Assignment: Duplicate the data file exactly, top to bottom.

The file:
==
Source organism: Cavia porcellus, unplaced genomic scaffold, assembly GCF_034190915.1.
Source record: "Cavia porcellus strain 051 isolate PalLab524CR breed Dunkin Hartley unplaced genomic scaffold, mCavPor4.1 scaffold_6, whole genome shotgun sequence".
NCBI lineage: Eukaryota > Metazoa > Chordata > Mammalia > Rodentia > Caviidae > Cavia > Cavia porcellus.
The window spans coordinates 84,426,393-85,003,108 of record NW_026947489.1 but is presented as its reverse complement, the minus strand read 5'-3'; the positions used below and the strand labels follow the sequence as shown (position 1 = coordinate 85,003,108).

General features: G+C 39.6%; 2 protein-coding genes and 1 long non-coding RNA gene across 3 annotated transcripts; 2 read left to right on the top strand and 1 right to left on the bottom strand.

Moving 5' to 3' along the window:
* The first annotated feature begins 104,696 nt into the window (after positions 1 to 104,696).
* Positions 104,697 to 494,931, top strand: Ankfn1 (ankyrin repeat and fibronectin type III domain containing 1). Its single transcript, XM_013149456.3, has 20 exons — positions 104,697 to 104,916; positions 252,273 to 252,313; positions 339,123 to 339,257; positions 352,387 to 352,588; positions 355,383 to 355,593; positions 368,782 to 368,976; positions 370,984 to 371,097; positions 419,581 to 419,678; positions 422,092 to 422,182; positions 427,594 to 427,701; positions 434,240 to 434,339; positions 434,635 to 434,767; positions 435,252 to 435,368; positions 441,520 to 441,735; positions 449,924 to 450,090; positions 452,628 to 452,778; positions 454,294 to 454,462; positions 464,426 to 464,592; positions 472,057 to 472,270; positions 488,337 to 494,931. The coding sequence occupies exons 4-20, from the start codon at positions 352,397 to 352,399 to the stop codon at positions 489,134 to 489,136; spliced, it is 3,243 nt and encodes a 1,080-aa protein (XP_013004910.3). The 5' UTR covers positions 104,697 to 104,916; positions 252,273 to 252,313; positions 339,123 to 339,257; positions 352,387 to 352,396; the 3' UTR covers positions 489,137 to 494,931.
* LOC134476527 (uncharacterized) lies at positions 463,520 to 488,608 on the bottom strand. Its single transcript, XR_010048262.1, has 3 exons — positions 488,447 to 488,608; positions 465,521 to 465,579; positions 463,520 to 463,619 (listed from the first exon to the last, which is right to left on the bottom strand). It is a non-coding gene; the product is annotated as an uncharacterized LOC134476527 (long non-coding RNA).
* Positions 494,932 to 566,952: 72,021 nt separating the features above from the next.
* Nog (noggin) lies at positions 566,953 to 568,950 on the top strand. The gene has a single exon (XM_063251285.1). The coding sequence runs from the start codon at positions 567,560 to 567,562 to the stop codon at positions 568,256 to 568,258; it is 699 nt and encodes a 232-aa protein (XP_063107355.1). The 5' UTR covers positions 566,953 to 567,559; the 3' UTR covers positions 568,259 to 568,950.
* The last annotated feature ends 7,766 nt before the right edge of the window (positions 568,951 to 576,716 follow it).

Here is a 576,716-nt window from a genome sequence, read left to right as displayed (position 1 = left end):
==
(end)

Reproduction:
Source organism: Cavia porcellus, unplaced genomic scaffold, assembly GCF_034190915.1.
Source record: "Cavia porcellus strain 051 isolate PalLab524CR breed Dunkin Hartley unplaced genomic scaffold, mCavPor4.1 scaffold_6, whole genome shotgun sequence".
NCBI lineage: Eukaryota > Metazoa > Chordata > Mammalia > Rodentia > Caviidae > Cavia > Cavia porcellus.
The window spans coordinates 84,426,393-85,003,108 of record NW_026947489.1 but is presented as its reverse complement, the minus strand read 5'-3'; the positions used below and the strand labels follow the sequence as shown (position 1 = coordinate 85,003,108).

General features: G+C 39.6%; 2 protein-coding genes and 1 long non-coding RNA gene across 3 annotated transcripts; 2 read left to right on the top strand and 1 right to left on the bottom strand.

Moving 5' to 3' along the window:
* The first annotated feature begins 104,696 nt into the window (after positions 1 to 104,696).
* Positions 104,697 to 494,931, top strand: Ankfn1 (ankyrin repeat and fibronectin type III domain containing 1). Its single transcript, XM_013149456.3, has 20 exons — positions 104,697 to 104,916; positions 252,273 to 252,313; positions 339,123 to 339,257; positions 352,387 to 352,588; positions 355,383 to 355,593; positions 368,782 to 368,976; positions 370,984 to 371,097; positions 419,581 to 419,678; positions 422,092 to 422,182; positions 427,594 to 427,701; positions 434,240 to 434,339; positions 434,635 to 434,767; positions 435,252 to 435,368; positions 441,520 to 441,735; positions 449,924 to 450,090; positions 452,628 to 452,778; positions 454,294 to 454,462; positions 464,426 to 464,592; positions 472,057 to 472,270; positions 488,337 to 494,931. The coding sequence occupies exons 4-20, from the start codon at positions 352,397 to 352,399 to the stop codon at positions 489,134 to 489,136; spliced, it is 3,243 nt and encodes a 1,080-aa protein (XP_013004910.3). The 5' UTR covers positions 104,697 to 104,916; positions 252,273 to 252,313; positions 339,123 to 339,257; positions 352,387 to 352,396; the 3' UTR covers positions 489,137 to 494,931.
* LOC134476527 (uncharacterized) lies at positions 463,520 to 488,608 on the bottom strand. Its single transcript, XR_010048262.1, has 3 exons — positions 488,447 to 488,608; positions 465,521 to 465,579; positions 463,520 to 463,619 (listed from the first exon to the last, which is right to left on the bottom strand). It is a non-coding gene; the product is annotated as an uncharacterized LOC134476527 (long non-coding RNA).
* Positions 494,932 to 566,952: 72,021 nt separating the features above from the next.
* Nog (noggin) lies at positions 566,953 to 568,950 on the top strand. The gene has a single exon (XM_063251285.1). The coding sequence runs from the start codon at positions 567,560 to 567,562 to the stop codon at positions 568,256 to 568,258; it is 699 nt and encodes a 232-aa protein (XP_063107355.1). The 5' UTR covers positions 566,953 to 567,559; the 3' UTR covers positions 568,259 to 568,950.
* The last annotated feature ends 7,766 nt before the right edge of the window (positions 568,951 to 576,716 follow it).

Here is a 576,716-nt window from a genome sequence, read left to right as displayed (position 1 = left end):